– Brian R. Williams, Assistant Extension Professor, Department of Agricultural Economics, Mississippi State University
Above, Dr. Koontz talks about the shift in the fundamentals of the cattle market from bearish to neutral. With production expected to be higher next year, we will likely see prices come down at least slightly, but the change in fundamentals suggest that the bleeding has stopped. Despite the improving cattle market fundamentals, according to LMIC’s latest projections, cow-calf returns for 2016 will be negative for the first time since 2009. This brings up something that I have been talking to producers about for months: cost management. While a good marketing plan can help to a certain extent, opportunities to price cattle above the cost of production are going to be limited if nothing is done to manage costs.
Fortunately for the cattle industry, there should be many opportunities for lowering costs over the next year. Harvest is wrapped up for most corn producers across the U.S., and all indications are that producers brought in a record corn crop. Yields topped 175 bushels/acre nationally, and total production was over 15 billion bushels for the first time ever. With a stocks to use ratio of more than 16%, it is unlikely that we will see corn prices above $4.00/bu for any sustained period of time for at least the first half of 2017. With that being said, I do expect to see lower corn production and potentially higher corn disappearance next year. We just published our 2017 crop planning budgets, and depending on the type of production system used, the net returns for corn and soybeans are similar. However, because soybean prices have fared better than corn prices over the past year, and factoring in the reduced risk due to the lower cost of production associated with soybeans, I fully expect to see fewer acres of corn planted in 2017. At the same time, the beef, poultry, and swine industries are all expanding production, which means higher feed use. The EPA also recently announced an increase in the renewable fuels mandate, which will provide a small boost to ethanol production, will also increase demand for corn. The reduced production and expected increase in corn demand may provide a small boost to corn prices in the second half of 2017, however barring any widespread natural disaster, the large stocks will likely limit any upward movement in corn prices. That is some much needed good news for the cattle industry.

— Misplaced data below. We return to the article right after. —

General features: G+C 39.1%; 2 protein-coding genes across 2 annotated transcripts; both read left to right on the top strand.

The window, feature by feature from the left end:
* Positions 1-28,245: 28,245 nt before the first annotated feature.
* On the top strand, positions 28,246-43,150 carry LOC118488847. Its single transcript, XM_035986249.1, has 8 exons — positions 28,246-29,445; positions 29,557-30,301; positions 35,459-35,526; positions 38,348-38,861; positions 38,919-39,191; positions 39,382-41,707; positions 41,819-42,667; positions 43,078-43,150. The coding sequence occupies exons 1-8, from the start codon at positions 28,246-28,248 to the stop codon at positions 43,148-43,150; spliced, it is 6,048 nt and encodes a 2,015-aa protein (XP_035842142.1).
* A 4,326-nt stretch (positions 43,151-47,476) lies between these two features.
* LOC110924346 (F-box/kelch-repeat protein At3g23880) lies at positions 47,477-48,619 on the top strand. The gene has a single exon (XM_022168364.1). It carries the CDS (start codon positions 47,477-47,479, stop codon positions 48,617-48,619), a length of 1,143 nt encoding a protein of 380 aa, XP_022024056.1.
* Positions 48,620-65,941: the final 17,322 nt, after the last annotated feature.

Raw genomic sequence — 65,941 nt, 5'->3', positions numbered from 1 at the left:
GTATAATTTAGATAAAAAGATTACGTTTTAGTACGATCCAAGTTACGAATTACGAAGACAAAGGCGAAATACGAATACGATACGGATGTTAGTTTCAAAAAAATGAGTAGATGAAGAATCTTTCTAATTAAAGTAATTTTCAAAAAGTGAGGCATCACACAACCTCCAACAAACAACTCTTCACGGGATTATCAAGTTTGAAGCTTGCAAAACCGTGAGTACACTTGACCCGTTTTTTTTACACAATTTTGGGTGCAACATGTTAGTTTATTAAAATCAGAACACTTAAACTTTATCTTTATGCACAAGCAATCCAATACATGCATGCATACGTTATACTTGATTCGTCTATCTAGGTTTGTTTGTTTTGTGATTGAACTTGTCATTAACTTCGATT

Cow-calf producers are more heavily reliant on grass pasture as a primary feed source for a significant portion of the year. There has been some good news in 2016 on that front: pasture rental rates were down in 2016, and are expected to be even lower in 2017. In the Plains States, pasture rental rates were down about 1% in the first half of 2016 while pasture rents were down 2.2% in parts of the Corn Belt and Southeast. Mississippi saw an even sharper decrease in pasture rents, with nearly a 25% reduction in rental rates from 2015 to 2016. As more rental agreements are renegotiated this winter and with cattle prices much lower than they have been over the last couple of years, I fully expect to see lower pasture rental rates again in 2017.
So, with lower grain prices and lower pasture rental rates there are plenty of opportunities for producers to cut costs. Depending on the region, there are many other opportunities to cut costs as well. For cattle producers through the Corn Belt, grazing corn residual may present a cheap alternative to feeding hay over the winter. In the Southeast, producers can graze cattle on winter forages, although such opportunities may be limited this year due to drought. In the Southern Plains, there is winter wheat pasture. There are many other alternatives that I have not mentioned, however, the most important thing that producers can do when weighing alternatives is to put the pencil to the paper. Understanding the costs associated with each alternative will help producers choose the best option for their own situation, and ultimately could mean the difference between making and losing money during periods of falling cattle prices.